A Hell of a Vision

And so I met this girl.

She was this little ball of sarcasm, slouching and smoking the same way, with a casual insolence, on a filthy couch in a little black slip. She didn’t look particularly elegant.

I was rolling out of a tumultuous and turbulent relationship with a girl who, to me, balanced trashy and classy at a perfect level. She was languid, and radiated a sort of Deep South sweaty glow that I found terribly enticing. She seemed taller than she was. She had one of those long necks, I guess. I was heartbroken when she showed me the door, not that I didn’t deserve it.

And so I met this girl. I wasn’t much more than a boy myself, though at 23 I certainly thought I’d figured out everything worth knowing. I met this girl who teased me mercilessly.

She came across as brash, as testy and sassy. She knew the city and she knew the country. She drank tequila sunrises in class, and Bushmills from the bottle. Her coloring was impossible for me to figure out- was she pale, or olive complexioned?

“Oh Will,” My mother chided me. “No one can be pale and olive skinned at the same time.”

But she was. And yet, and yet- and yet there was a sort of ruddy glow to her features at the same time. Her nose fascinated me. Her chin, this perfect little point beneath a mouth that always looked a little sad, except when she was smiling.

I wasn’t going to fall for her, of course. She was fun, I enjoyed the teasing, I enjoyed that she caught me off guard a lot, kept me off balance. But I wasn’t going to fall for her. For one thing, she was too young. She was only 19, and four years seemed like a long time when I was 23.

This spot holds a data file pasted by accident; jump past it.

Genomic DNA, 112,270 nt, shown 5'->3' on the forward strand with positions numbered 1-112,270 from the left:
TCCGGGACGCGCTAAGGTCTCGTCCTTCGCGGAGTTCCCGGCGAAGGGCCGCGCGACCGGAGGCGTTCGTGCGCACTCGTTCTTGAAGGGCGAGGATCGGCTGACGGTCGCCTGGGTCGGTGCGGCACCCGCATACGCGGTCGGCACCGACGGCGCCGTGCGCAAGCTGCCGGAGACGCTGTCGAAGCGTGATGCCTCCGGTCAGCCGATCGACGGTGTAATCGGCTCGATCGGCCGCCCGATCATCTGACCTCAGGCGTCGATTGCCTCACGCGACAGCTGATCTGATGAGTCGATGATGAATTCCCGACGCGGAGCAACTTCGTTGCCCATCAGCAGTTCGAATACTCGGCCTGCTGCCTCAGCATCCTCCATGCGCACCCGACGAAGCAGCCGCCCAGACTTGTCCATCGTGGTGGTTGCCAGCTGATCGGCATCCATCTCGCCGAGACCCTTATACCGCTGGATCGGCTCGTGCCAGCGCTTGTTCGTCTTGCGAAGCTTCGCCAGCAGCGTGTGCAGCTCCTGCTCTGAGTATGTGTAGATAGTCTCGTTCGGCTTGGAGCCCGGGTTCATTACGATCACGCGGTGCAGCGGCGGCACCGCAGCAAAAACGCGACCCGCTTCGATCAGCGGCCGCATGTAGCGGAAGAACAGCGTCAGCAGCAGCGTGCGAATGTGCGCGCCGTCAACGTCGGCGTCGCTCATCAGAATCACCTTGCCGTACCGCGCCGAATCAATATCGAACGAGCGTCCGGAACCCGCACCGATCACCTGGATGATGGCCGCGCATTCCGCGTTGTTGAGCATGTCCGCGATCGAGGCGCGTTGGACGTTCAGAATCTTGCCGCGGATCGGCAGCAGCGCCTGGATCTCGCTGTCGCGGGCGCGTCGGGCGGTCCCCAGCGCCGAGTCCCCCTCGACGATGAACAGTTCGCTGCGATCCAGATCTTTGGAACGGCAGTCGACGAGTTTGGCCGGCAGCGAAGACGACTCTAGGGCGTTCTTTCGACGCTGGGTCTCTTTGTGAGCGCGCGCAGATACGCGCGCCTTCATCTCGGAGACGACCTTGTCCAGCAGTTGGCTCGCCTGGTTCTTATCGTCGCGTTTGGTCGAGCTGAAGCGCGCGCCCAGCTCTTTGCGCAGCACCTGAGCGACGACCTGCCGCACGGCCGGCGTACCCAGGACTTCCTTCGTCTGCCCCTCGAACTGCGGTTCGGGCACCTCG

After I had fallen for her, I met with my Ex for a beer. She knew I was involved with this girl, but until we talked that day I don’t think she knew how involved, and I don’t think I knew how much either, until that moment. My Ex seemed a bit miffed that I had fallen for this girl.

“I hadn’t really planned on it,” I admitted, exasperated. “It was an accident.”

“Well,” my Ex said. “I don’t ever notice you having accidents with ugly girls.”

She was paraphrasing a quote from Lonesome Dove. It is one of my fondest memories of my Ex- because now I can look back and see the door that closed. I closed that door when I fell for this girl, this girl I wasn’t going to fall for.

I don’t mean that I “chose” to take one path or another- or one girl or another- I mean that by falling for someone, my life changed. I look back at this moment as point where the game changed.

Now it is 12 years and some since I met this girl. She’s a woman now (the only girl in my life is almost 4 months old and drools a lot) and she is still pretty sassy. I still look at her and smile.

The mini-series of Lonesome Dove ended with Tommy Lee Jones agreeing with a young newspaperman who has told him that he is “a man of vision.”

“Yes,” Tommy Lee Jones responds. “A Hell of a vision.”

She still is.

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